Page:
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I was really excited to see this book had finally been translated into English, having just read the old (and terrible) Michael Glenny hack job translation of 'August 1914.' It was a bit slow to pick up, but this is my favourite writer, so I knew that once it got going, it would be as impossible to put down as all of his other books. Unfortunately that was not the case. I abandoned it in frustration midway through the first of the six miniature research papers, on the history of the Kadet movement, and didn't return to it and start all over again till three and a half years later. This time I didn't give up at any point, though it wasn't easy getting through most of the small-print material in the non-fiction chapters. I really believe that he did want to educate his fellow Russians on a period in their history which isn't well-taught or well-understood instead of showing off the mammoth research he did on this book, but surely there could have been a way to convey that same information without interrupting the narrative a total of six times to bring the reader this tedious material, a mixture of non-fiction narrative and long quotes from the historical figures being discussed. Maybe, like in some of his other books I've read, have page references in the back to what was being talked about there, have footnotes, or a general introduction or afterword on the history behind the story. I know this is his life's work, the second of the four books that were the obsession of his writing life (thankfully he's lived long enough to finish them), but the information would have been gotten across just as well had these six chapters been cut out or had the information presented in the course of the fictional story, the way a good historical fiction writer presents historical events and figures important to the story. It was also hard to keep track of who was who, with all of these names, like Markov, Uncle Khvostov, Nephew Khvostov, Maklakov, Rodzyanko, Protopopov, Milyukov, Krivoshein, St?rmer, and Shipov, as well as who had been dismissed by the Tsar, whom Rasputin and the Tsarina were trying to get rid of, who was a Centrist, Rightist, Kadet, Leftist, ultra-Leftist, ultra-Rightist, a Duma member, or one of the Tsar's ministers. I love Russian history, but this was way too much information to process. The only non-fiction chapters I felt belonged there were the final two, the Duma transcripts, which read more like part of a story than a detached research paper. The scope of this book is far wider than 'August 1914,' and there are far more characters to keep track of. A number of characters from that book also appear here, in varying degrees of importance. The most important recurring character is Colonel Georgiy Vorontyntsev; here we also get to meet his wife Alina, his baby sister Vera, and their childhood nanny. Since the time during which this book takes place, late October to mid November of 1916, was primarily a time of stalemate, the majority of the action takes place on the homefront. The chapters that do involve the characters in the military don't include any battles. It's hard to not see why revolution occurred when it did--everything on the homefront is going to the dogs, what with fixed grain prices for the peasants, rising prices for the people in the cities, anti-German pogroms, men between the ages of 38 and 41 being called into the military, along with boys who were born in 1898, the youngest possible class who can serve, Russia bankrupt, the strange behaviour of the Tsar, the replacement of the popular but ineffective Supreme Commander of the army, Nikolasha, with his great-nephew the Tsar himself, and the world shutting off its banking with Russia. Everyone was humiliated and angry, from the Tsarists to the revolutionaries living in exile abroad. The Tsar was a genuinely nice fellow, but kept making all of the wrong moves and making revolution even more inevitable. Some people don't like this book because it has so many different characters, but that's the point--it's showing how these events affected all of these different classes of people, at all levels of society, how each of them reacted to it. It's harder to summarise, and very exhausting to read (I read it in two weeks, surprising given the sheer length), but the ending is really beautiful, a classic final thought. It was worth it just to read the end.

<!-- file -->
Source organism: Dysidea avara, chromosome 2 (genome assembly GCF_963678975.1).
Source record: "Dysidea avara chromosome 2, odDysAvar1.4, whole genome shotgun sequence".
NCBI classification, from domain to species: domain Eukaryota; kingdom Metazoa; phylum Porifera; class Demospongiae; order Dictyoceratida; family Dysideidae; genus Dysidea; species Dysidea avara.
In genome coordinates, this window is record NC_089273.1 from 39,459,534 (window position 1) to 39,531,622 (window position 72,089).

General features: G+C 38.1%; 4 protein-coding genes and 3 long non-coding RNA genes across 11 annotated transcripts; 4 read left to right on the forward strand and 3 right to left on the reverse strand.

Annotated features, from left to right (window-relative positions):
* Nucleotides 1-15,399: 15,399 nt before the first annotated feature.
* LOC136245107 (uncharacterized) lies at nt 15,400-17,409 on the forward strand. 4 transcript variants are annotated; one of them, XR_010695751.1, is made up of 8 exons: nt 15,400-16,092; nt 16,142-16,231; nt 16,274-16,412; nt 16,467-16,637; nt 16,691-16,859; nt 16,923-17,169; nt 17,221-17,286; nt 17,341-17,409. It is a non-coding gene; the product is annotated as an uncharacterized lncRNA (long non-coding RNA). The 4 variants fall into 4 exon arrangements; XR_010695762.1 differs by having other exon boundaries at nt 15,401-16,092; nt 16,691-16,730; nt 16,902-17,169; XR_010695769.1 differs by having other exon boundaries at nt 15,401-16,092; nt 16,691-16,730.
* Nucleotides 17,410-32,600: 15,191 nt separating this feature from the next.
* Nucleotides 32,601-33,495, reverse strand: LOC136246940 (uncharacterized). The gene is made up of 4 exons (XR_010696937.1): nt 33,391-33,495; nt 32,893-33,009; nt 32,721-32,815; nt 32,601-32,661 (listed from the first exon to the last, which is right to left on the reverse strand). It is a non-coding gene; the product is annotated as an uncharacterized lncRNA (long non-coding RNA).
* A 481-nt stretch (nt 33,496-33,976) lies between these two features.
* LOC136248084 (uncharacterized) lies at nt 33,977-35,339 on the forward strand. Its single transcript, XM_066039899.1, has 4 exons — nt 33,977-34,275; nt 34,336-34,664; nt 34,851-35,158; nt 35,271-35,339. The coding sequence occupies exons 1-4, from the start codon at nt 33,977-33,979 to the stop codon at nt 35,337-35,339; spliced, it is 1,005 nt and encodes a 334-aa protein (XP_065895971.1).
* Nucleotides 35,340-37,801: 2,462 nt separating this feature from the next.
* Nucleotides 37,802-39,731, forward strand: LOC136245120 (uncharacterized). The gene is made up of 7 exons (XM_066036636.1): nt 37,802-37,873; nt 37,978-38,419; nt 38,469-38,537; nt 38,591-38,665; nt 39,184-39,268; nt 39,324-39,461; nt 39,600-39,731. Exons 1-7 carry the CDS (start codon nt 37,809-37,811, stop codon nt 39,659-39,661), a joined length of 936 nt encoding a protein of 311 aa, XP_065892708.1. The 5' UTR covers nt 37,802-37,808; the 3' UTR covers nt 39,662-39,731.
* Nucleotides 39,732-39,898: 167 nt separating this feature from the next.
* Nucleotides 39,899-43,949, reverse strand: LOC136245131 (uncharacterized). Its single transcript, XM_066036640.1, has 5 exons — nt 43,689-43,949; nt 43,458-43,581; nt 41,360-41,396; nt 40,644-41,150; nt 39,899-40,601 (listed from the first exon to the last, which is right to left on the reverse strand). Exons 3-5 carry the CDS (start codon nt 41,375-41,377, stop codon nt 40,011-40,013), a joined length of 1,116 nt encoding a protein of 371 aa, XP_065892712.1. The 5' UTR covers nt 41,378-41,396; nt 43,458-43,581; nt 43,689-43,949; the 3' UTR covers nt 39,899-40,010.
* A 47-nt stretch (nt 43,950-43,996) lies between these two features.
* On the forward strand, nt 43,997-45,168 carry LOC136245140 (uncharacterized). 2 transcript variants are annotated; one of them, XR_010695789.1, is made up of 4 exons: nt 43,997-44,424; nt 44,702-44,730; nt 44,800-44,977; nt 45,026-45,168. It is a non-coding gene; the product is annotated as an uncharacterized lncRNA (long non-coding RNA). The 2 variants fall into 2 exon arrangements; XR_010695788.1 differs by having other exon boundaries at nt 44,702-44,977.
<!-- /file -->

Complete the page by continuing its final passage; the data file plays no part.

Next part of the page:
24 of 25 people found the following review helpful